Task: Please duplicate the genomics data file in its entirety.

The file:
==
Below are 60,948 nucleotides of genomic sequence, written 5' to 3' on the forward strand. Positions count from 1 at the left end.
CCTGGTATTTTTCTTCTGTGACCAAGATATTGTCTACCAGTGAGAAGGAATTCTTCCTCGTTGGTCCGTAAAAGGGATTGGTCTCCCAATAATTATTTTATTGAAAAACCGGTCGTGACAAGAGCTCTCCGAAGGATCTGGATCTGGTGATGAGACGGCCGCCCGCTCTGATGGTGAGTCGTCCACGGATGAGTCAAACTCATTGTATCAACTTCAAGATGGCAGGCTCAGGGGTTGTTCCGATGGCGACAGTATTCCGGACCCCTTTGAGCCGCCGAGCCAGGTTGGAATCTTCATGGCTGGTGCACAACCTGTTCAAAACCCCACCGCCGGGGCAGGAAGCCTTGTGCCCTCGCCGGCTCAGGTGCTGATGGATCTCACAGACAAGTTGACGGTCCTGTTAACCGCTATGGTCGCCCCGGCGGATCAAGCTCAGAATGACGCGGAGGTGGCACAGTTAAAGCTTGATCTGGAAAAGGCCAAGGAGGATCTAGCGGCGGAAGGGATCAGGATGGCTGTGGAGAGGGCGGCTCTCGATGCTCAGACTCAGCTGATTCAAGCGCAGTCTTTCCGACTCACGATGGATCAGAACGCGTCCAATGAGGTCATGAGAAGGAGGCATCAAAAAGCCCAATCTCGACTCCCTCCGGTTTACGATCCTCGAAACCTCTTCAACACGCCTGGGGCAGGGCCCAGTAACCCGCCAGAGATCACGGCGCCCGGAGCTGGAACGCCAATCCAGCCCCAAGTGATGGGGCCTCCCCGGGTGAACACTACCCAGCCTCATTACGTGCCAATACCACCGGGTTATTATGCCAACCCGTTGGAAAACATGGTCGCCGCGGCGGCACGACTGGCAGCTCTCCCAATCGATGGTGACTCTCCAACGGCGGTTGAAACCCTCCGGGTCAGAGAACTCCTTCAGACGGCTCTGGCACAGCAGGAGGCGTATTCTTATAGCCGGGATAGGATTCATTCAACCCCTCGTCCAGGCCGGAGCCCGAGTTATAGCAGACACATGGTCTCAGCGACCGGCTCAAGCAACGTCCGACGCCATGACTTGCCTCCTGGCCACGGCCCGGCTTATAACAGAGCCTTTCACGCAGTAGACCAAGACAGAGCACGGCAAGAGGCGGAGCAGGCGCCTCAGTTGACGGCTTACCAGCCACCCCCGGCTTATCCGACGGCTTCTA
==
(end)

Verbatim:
Below are 60,948 nucleotides of genomic sequence, written 5' to 3' on the forward strand. Positions count from 1 at the left end.
CCTGGTATTTTTCTTCTGTGACCAAGATATTGTCTACCAGTGAGAAGGAATTCTTCCTCGTTGGTCCGTAAAAGGGATTGGTCTCCCAATAATTATTTTATTGAAAAACCGGTCGTGACAAGAGCTCTCCGAAGGATCTGGATCTGGTGATGAGACGGCCGCCCGCTCTGATGGTGAGTCGTCCACGGATGAGTCAAACTCATTGTATCAACTTCAAGATGGCAGGCTCAGGGGTTGTTCCGATGGCGACAGTATTCCGGACCCCTTTGAGCCGCCGAGCCAGGTTGGAATCTTCATGGCTGGTGCACAACCTGTTCAAAACCCCACCGCCGGGGCAGGAAGCCTTGTGCCCTCGCCGGCTCAGGTGCTGATGGATCTCACAGACAAGTTGACGGTCCTGTTAACCGCTATGGTCGCCCCGGCGGATCAAGCTCAGAATGACGCGGAGGTGGCACAGTTAAAGCTTGATCTGGAAAAGGCCAAGGAGGATCTAGCGGCGGAAGGGATCAGGATGGCTGTGGAGAGGGCGGCTCTCGATGCTCAGACTCAGCTGATTCAAGCGCAGTCTTTCCGACTCACGATGGATCAGAACGCGTCCAATGAGGTCATGAGAAGGAGGCATCAAAAAGCCCAATCTCGACTCCCTCCGGTTTACGATCCTCGAAACCTCTTCAACACGCCTGGGGCAGGGCCCAGTAACCCGCCAGAGATCACGGCGCCCGGAGCTGGAACGCCAATCCAGCCCCAAGTGATGGGGCCTCCCCGGGTGAACACTACCCAGCCTCATTACGTGCCAATACCACCGGGTTATTATGCCAACCCGTTGGAAAACATGGTCGCCGCGGCGGCACGACTGGCAGCTCTCCCAATCGATGGTGACTCTCCAACGGCGGTTGAAACCCTCCGGGTCAGAGAACTCCTTCAGACGGCTCTGGCACAGCAGGAGGCGTATTCTTATAGCCGGGATAGGATTCATTCAACCCCTCGTCCAGGCCGGAGCCCGAGTTATAGCAGACACATGGTCTCAGCGACCGGCTCAAGCAACGTCCGACGCCATGACTTGCCTCCTGGCCACGGCCCGGCTTATAACAGAGCCTTTCACGCAGTAGACCAAGACAGAGCACGGCAAGAGGCGGAGCAGGCGCCTCAGTTGACGGCTTACCAGCCACCCCCGGCTTATCCGACGGCTTCTA